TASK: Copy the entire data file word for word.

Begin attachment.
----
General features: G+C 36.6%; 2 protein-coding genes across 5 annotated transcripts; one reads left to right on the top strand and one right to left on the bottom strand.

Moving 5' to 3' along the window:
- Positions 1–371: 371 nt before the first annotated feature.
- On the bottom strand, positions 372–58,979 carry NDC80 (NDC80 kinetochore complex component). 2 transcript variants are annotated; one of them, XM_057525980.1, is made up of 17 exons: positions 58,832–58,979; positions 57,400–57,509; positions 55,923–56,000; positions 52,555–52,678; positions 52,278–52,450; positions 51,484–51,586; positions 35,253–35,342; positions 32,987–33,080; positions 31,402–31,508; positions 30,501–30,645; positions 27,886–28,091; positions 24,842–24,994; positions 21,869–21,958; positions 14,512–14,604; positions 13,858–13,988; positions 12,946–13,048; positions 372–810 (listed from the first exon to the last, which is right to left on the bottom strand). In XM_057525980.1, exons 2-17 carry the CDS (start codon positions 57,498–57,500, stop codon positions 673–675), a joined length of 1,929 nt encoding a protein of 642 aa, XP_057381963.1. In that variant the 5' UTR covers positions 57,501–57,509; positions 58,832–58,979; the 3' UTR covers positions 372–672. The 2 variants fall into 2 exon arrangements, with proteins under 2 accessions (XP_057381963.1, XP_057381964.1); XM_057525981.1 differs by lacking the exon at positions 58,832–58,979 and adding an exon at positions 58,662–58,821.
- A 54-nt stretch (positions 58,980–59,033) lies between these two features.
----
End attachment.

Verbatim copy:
General features: G+C 36.6%; 2 protein-coding genes across 5 annotated transcripts; one reads left to right on the top strand and one right to left on the bottom strand.

Moving 5' to 3' along the window:
- Positions 1–371: 371 nt before the first annotated feature.
- On the bottom strand, positions 372–58,979 carry NDC80 (NDC80 kinetochore complex component). 2 transcript variants are annotated; one of them, XM_057525980.1, is made up of 17 exons: positions 58,832–58,979; positions 57,400–57,509; positions 55,923–56,000; positions 52,555–52,678; positions 52,278–52,450; positions 51,484–51,586; positions 35,253–35,342; positions 32,987–33,080; positions 31,402–31,508; positions 30,501–30,645; positions 27,886–28,091; positions 24,842–24,994; positions 21,869–21,958; positions 14,512–14,604; positions 13,858–13,988; positions 12,946–13,048; positions 372–810 (listed from the first exon to the last, which is right to left on the bottom strand). In XM_057525980.1, exons 2-17 carry the CDS (start codon positions 57,498–57,500, stop codon positions 673–675), a joined length of 1,929 nt encoding a protein of 642 aa, XP_057381963.1. In that variant the 5' UTR covers positions 57,501–57,509; positions 58,832–58,979; the 3' UTR covers positions 372–672. The 2 variants fall into 2 exon arrangements, with proteins under 2 accessions (XP_057381963.1, XP_057381964.1); XM_057525981.1 differs by lacking the exon at positions 58,832–58,979 and adding an exon at positions 58,662–58,821.
- A 54-nt stretch (positions 58,980–59,033) lies between these two features.